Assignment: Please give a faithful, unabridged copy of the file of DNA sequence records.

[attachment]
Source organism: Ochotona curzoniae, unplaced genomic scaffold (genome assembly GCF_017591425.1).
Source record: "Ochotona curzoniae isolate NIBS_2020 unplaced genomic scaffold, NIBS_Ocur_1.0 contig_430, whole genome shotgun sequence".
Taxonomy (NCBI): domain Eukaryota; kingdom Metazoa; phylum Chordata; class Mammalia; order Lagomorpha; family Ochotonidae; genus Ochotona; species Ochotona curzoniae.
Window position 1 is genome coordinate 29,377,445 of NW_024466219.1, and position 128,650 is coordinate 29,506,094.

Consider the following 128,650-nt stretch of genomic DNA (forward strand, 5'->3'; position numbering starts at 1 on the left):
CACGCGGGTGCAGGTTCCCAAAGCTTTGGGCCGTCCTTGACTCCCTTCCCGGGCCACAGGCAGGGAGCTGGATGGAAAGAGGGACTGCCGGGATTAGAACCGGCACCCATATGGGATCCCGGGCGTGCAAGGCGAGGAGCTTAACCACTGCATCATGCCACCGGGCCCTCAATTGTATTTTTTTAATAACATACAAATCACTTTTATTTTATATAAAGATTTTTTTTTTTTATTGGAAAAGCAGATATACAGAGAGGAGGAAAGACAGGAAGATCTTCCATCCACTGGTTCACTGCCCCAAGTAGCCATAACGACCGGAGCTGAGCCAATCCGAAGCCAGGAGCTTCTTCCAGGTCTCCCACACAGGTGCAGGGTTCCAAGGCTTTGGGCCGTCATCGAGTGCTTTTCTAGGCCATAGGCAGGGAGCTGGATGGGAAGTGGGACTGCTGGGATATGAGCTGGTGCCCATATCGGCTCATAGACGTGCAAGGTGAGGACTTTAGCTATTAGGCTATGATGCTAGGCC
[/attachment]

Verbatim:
Source organism: Ochotona curzoniae, unplaced genomic scaffold (genome assembly GCF_017591425.1).
Source record: "Ochotona curzoniae isolate NIBS_2020 unplaced genomic scaffold, NIBS_Ocur_1.0 contig_430, whole genome shotgun sequence".
Taxonomy (NCBI): domain Eukaryota; kingdom Metazoa; phylum Chordata; class Mammalia; order Lagomorpha; family Ochotonidae; genus Ochotona; species Ochotona curzoniae.
Window position 1 is genome coordinate 29,377,445 of NW_024466219.1, and position 128,650 is coordinate 29,506,094.

Consider the following 128,650-nt stretch of genomic DNA (forward strand, 5'->3'; position numbering starts at 1 on the left):
CACGCGGGTGCAGGTTCCCAAAGCTTTGGGCCGTCCTTGACTCCCTTCCCGGGCCACAGGCAGGGAGCTGGATGGAAAGAGGGACTGCCGGGATTAGAACCGGCACCCATATGGGATCCCGGGCGTGCAAGGCGAGGAGCTTAACCACTGCATCATGCCACCGGGCCCTCAATTGTATTTTTTTAATAACATACAAATCACTTTTATTTTATATAAAGATTTTTTTTTTTTATTGGAAAAGCAGATATACAGAGAGGAGGAAAGACAGGAAGATCTTCCATCCACTGGTTCACTGCCCCAAGTAGCCATAACGACCGGAGCTGAGCCAATCCGAAGCCAGGAGCTTCTTCCAGGTCTCCCACACAGGTGCAGGGTTCCAAGGCTTTGGGCCGTCATCGAGTGCTTTTCTAGGCCATAGGCAGGGAGCTGGATGGGAAGTGGGACTGCTGGGATATGAGCTGGTGCCCATATCGGCTCATAGACGTGCAAGGTGAGGACTTTAGCTATTAGGCTATGATGCTAGGCC